Finally, the election is upon us. I am desperate for a Labour win. My feelings can be summed up by a phrase a friend used recently about the situation – “I can handle despair, it’s the hope that’s killing me!”
Seriously, my nerves are shot. It was one thing when MayBot announced the election and the feeling was that, with the state of the opinion polls, a Tory victory appeared almost certain. Now those numbers for the Tories have all but evaporated, and it’s too close to call.
I don’t think mainstream electoral politics has been this inspiring sine the mid 90s. Yes, it might have been Blair, and we all know what followed. But at the time of the 97 election the Tories were hated and falling apart. Blair had a broad appeal to the middle ground, and particularly women voters. At the same time people knew that change was actually possible. Continue reading →
Last weekend I traveled down south with my fiance for our Dorset stag and hen do’s.
I was born and brought up in Poole, Dorset. I moved up to the Manchester area to go to Salford University in 2001, and have lived up here ever since.
When you consider the beauty of the place, I often get asked why I haven’t moved back home. It’s not quite the idyllic land of farmers and yacht owning millionaires everyone thinks it is. Continue reading →
In my last blog I looked at techniques I use to increase my productivity through mindfulness, meditation, and journalling. Here I will talk about a further journalling technique that helps me to take time to reflect – the 5 Minute Journal.
Spending time in your distant past is not helpful, but taking time to reflect on your immediate past can be. It is about looking at the here and now, not about ruminating on a time long since gone. Continue reading →
In the last few years I have been particularly conscious of improving my personal productivity. That sounds very clinical, but as a self-employed writer and comedian, that means looking at my methods of working. How to make them better. Continue reading →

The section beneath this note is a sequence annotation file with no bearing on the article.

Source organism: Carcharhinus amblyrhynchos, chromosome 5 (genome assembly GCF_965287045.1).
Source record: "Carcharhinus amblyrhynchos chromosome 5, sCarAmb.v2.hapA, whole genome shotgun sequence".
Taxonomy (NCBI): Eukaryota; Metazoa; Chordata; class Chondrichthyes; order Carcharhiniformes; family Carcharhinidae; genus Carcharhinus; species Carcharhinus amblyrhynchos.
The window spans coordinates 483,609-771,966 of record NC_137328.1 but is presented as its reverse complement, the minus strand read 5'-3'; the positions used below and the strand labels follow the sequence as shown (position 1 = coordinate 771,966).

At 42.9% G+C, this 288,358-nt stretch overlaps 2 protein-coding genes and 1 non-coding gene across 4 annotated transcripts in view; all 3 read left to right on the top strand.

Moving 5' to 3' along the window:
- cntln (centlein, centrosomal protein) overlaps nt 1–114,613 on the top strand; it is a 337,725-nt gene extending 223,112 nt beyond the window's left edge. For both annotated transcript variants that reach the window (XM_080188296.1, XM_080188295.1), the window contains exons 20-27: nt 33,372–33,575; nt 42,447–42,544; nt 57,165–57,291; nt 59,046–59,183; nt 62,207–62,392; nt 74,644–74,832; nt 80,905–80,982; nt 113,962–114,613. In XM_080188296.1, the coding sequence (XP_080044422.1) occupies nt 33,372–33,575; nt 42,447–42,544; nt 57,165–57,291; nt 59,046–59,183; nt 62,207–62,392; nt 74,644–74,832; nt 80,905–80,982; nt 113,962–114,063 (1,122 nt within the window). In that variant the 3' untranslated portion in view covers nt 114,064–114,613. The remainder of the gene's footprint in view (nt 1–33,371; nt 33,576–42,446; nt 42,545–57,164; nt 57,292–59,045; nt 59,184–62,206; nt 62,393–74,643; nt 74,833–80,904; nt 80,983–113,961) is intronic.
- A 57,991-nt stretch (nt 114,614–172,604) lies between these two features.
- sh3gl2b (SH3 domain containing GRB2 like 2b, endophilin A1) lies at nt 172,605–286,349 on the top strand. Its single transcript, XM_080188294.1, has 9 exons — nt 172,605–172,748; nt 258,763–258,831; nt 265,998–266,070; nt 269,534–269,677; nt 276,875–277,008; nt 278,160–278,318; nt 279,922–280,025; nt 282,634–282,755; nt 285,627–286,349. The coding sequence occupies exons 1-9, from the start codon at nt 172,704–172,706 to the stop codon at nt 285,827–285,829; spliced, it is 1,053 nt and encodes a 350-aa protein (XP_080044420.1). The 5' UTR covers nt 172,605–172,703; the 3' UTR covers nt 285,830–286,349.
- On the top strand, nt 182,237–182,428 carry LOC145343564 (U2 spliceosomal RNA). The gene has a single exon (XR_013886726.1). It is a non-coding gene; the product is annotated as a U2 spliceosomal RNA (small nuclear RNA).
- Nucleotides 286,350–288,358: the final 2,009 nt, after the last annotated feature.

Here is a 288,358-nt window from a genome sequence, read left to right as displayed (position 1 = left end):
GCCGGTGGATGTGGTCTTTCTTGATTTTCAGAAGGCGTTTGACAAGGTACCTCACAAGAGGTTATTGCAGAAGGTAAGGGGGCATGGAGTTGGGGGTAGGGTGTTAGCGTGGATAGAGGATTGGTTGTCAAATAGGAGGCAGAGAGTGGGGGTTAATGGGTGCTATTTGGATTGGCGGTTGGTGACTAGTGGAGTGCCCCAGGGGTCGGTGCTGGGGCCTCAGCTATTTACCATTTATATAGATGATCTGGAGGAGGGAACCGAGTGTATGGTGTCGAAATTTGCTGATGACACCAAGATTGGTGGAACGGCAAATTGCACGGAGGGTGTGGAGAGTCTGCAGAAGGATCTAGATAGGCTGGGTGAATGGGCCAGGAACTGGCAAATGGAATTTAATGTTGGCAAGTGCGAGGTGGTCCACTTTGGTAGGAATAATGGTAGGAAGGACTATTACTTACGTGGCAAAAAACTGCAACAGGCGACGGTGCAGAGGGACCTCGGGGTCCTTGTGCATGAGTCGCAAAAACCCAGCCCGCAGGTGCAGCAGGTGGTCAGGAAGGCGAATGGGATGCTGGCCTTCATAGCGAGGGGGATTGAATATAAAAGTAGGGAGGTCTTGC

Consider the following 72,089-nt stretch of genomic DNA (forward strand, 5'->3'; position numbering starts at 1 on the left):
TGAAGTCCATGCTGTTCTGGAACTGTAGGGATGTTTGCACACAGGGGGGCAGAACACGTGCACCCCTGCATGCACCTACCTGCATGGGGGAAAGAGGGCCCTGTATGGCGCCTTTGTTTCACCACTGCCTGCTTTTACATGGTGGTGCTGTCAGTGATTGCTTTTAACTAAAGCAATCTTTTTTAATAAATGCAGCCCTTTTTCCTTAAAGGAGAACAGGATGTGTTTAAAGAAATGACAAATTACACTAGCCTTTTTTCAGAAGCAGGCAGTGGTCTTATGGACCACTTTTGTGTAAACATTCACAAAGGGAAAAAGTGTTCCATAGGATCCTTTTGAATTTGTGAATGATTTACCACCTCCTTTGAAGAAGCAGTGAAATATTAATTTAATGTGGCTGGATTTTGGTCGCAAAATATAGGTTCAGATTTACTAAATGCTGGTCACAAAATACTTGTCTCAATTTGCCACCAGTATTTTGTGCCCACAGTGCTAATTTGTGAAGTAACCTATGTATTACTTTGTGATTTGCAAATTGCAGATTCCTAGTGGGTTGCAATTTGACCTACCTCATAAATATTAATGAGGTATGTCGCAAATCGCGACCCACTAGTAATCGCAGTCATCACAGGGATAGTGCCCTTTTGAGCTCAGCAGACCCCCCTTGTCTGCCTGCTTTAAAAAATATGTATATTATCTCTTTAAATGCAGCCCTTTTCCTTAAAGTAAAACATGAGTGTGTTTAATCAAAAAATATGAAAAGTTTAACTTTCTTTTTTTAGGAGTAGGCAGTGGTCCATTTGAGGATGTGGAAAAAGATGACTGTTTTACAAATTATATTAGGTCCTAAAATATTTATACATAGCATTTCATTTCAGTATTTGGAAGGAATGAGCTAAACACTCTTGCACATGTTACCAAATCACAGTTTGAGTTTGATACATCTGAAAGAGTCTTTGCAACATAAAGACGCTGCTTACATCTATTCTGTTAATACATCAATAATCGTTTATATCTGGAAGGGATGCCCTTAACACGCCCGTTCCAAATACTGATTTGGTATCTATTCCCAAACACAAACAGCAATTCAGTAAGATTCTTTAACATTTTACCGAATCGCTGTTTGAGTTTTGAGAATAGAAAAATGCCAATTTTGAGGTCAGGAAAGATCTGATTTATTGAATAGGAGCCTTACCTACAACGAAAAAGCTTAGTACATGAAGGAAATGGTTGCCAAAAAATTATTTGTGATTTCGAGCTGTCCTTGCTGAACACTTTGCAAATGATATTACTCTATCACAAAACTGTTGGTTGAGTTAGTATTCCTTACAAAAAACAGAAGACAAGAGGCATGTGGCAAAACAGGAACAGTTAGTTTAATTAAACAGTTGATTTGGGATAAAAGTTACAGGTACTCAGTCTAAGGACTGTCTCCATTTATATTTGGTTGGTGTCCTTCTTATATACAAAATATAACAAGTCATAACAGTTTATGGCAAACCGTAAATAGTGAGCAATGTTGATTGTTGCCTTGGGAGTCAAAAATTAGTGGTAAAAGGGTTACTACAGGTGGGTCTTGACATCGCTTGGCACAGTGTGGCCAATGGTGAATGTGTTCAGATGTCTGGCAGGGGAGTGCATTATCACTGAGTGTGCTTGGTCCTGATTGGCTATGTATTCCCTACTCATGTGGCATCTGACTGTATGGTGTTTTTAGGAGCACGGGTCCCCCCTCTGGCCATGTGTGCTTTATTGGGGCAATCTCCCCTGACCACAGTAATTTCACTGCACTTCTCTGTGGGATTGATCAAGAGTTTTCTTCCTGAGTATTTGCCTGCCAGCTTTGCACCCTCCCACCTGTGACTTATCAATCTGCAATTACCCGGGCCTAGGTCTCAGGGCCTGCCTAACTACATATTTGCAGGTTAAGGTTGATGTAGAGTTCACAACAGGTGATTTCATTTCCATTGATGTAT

Just after New Year I traveled for something that I have never done before, to see tributes laid outside the final resting place of a celebrity that had passed away. I went to the home of George Michael.
It would feel unusual enough admitting to that if I was a massive fan of his. But I wasn’t, so it definitely feels weird! Continue reading →
November is ‘National Novel Writing Month’, or NaNoWriMo for short. The challenge is to write 50,000 words within the month, and this year I am taking on the challenge myself.
Which means NaNoWriMo is no mean feat, as that translates as 1667 words per day. By no means impossible on any normal day, but unfortunately every day cannot be classed as ‘normal’. Certainly not in my life, anyway. Continue reading →
The onslaught against Jeremy Corbyn’s leadership continues, although sadly the main culprits have come from within the Labour Party itself. Corbyn looks likely to win, but even then, the Labour right are unlikely to stop their attacks. But as he fights back, you get the feeling that even amongst his own support some are wavering.
Not the hardcore Corbynistas within Momentum, Corbyn’s group within the Labour Party. There is no doubt they are committed to the very end. It’s more those who either joined, or at least turned hopefully towards the Labour party, when he originally stood as leader. They agree with all that he stands for, but now fear he may be genuinely unelectable. Continue reading →
I recently returned from a week of performing at the Edinburgh Fringe festival. As usual, it was a mix of tiring flyering, endless walking (somehow, always uphill), watching brilliant shows, and performing to a huge mixture of audiences. I came back exhausted, but inspired.
I have been going up to the festival for a number of years, and feel that I was better prepared this year than ever before. Health wise at least. Continue reading →